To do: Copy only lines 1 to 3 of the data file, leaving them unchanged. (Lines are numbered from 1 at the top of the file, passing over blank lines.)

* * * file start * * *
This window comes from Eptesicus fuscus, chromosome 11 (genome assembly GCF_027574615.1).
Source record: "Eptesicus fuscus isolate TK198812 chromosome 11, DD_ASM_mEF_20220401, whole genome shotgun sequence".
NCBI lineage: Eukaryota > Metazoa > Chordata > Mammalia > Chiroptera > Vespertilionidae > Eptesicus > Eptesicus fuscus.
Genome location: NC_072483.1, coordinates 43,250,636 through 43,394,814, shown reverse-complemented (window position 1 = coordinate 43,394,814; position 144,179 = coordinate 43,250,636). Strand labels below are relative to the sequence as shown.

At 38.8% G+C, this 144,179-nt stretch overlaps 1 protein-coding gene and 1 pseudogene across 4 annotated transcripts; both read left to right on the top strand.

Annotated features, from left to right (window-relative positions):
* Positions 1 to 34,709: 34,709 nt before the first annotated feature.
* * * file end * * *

This window comes from Eptesicus fuscus, chromosome 11 (genome assembly GCF_027574615.1).
Source record: "Eptesicus fuscus isolate TK198812 chromosome 11, DD_ASM_mEF_20220401, whole genome shotgun sequence".
NCBI lineage: Eukaryota > Metazoa > Chordata > Mammalia > Chiroptera > Vespertilionidae > Eptesicus > Eptesicus fuscus.